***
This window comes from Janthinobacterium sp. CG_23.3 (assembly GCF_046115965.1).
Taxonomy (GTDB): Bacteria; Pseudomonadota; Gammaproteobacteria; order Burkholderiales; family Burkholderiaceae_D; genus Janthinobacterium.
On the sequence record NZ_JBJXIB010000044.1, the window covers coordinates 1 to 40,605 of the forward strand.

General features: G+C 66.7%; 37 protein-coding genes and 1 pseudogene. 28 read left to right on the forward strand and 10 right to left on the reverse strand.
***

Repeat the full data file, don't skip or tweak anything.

This window comes from Janthinobacterium sp. CG_23.3 (assembly GCF_046115965.1).
Taxonomy (GTDB): Bacteria; Pseudomonadota; Gammaproteobacteria; order Burkholderiales; family Burkholderiaceae_D; genus Janthinobacterium.
On the sequence record NZ_JBJXIB010000044.1, the window covers coordinates 1 to 40,605 of the forward strand.

General features: G+C 66.7%; 37 protein-coding genes and 1 pseudogene. 28 read left to right on the forward strand and 10 right to left on the reverse strand.